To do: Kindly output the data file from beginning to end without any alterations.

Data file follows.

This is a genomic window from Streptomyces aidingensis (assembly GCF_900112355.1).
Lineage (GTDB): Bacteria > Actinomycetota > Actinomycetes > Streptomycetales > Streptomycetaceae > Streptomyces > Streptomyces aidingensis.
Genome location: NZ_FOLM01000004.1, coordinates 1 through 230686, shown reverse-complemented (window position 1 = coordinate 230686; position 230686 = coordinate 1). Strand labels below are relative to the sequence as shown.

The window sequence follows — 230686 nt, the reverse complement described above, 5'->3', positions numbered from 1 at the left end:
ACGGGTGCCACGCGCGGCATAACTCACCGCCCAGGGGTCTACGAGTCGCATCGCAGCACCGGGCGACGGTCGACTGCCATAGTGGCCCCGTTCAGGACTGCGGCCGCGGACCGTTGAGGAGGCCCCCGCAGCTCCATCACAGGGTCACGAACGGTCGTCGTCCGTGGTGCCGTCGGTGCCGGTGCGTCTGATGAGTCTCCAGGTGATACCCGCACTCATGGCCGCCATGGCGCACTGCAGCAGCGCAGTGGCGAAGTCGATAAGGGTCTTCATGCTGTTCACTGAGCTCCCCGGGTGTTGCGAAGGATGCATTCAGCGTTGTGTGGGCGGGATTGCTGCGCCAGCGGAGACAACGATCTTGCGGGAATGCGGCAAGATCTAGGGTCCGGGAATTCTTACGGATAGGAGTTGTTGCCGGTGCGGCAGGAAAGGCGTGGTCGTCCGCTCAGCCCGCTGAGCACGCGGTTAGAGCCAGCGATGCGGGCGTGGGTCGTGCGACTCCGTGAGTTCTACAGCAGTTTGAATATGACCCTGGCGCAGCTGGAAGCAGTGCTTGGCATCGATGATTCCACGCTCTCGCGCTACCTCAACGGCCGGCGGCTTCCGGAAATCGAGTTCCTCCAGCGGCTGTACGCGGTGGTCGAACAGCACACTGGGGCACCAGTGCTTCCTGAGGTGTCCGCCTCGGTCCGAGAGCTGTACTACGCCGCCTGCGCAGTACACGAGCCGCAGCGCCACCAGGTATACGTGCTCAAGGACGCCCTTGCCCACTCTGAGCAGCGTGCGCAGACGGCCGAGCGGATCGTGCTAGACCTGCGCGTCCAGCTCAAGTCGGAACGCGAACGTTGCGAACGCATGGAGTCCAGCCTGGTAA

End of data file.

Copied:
This is a genomic window from Streptomyces aidingensis (assembly GCF_900112355.1).
Lineage (GTDB): Bacteria > Actinomycetota > Actinomycetes > Streptomycetales > Streptomycetaceae > Streptomyces > Streptomyces aidingensis.
Genome location: NZ_FOLM01000004.1, coordinates 1 through 230686, shown reverse-complemented (window position 1 = coordinate 230686; position 230686 = coordinate 1). Strand labels below are relative to the sequence as shown.

The window sequence follows — 230686 nt, the reverse complement described above, 5'->3', positions numbered from 1 at the left end:
ACGGGTGCCACGCGCGGCATAACTCACCGCCCAGGGGTCTACGAGTCGCATCGCAGCACCGGGCGACGGTCGACTGCCATAGTGGCCCCGTTCAGGACTGCGGCCGCGGACCGTTGAGGAGGCCCCCGCAGCTCCATCACAGGGTCACGAACGGTCGTCGTCCGTGGTGCCGTCGGTGCCGGTGCGTCTGATGAGTCTCCAGGTGATACCCGCACTCATGGCCGCCATGGCGCACTGCAGCAGCGCAGTGGCGAAGTCGATAAGGGTCTTCATGCTGTTCACTGAGCTCCCCGGGTGTTGCGAAGGATGCATTCAGCGTTGTGTGGGCGGGATTGCTGCGCCAGCGGAGACAACGATCTTGCGGGAATGCGGCAAGATCTAGGGTCCGGGAATTCTTACGGATAGGAGTTGTTGCCGGTGCGGCAGGAAAGGCGTGGTCGTCCGCTCAGCCCGCTGAGCACGCGGTTAGAGCCAGCGATGCGGGCGTGGGTCGTGCGACTCCGTGAGTTCTACAGCAGTTTGAATATGACCCTGGCGCAGCTGGAAGCAGTGCTTGGCATCGATGATTCCACGCTCTCGCGCTACCTCAACGGCCGGCGGCTTCCGGAAATCGAGTTCCTCCAGCGGCTGTACGCGGTGGTCGAACAGCACACTGGGGCACCAGTGCTTCCTGAGGTGTCCGCCTCGGTCCGAGAGCTGTACTACGCCGCCTGCGCAGTACACGAGCCGCAGCGCCACCAGGTATACGTGCTCAAGGACGCCCTTGCCCACTCTGAGCAGCGTGCGCAGACGGCCGAGCGGATCGTGCTAGACCTGCGCGTCCAGCTCAAGTCGGAACGCGAACGTTGCGAACGCATGGAGTCCAGCCTGGTAA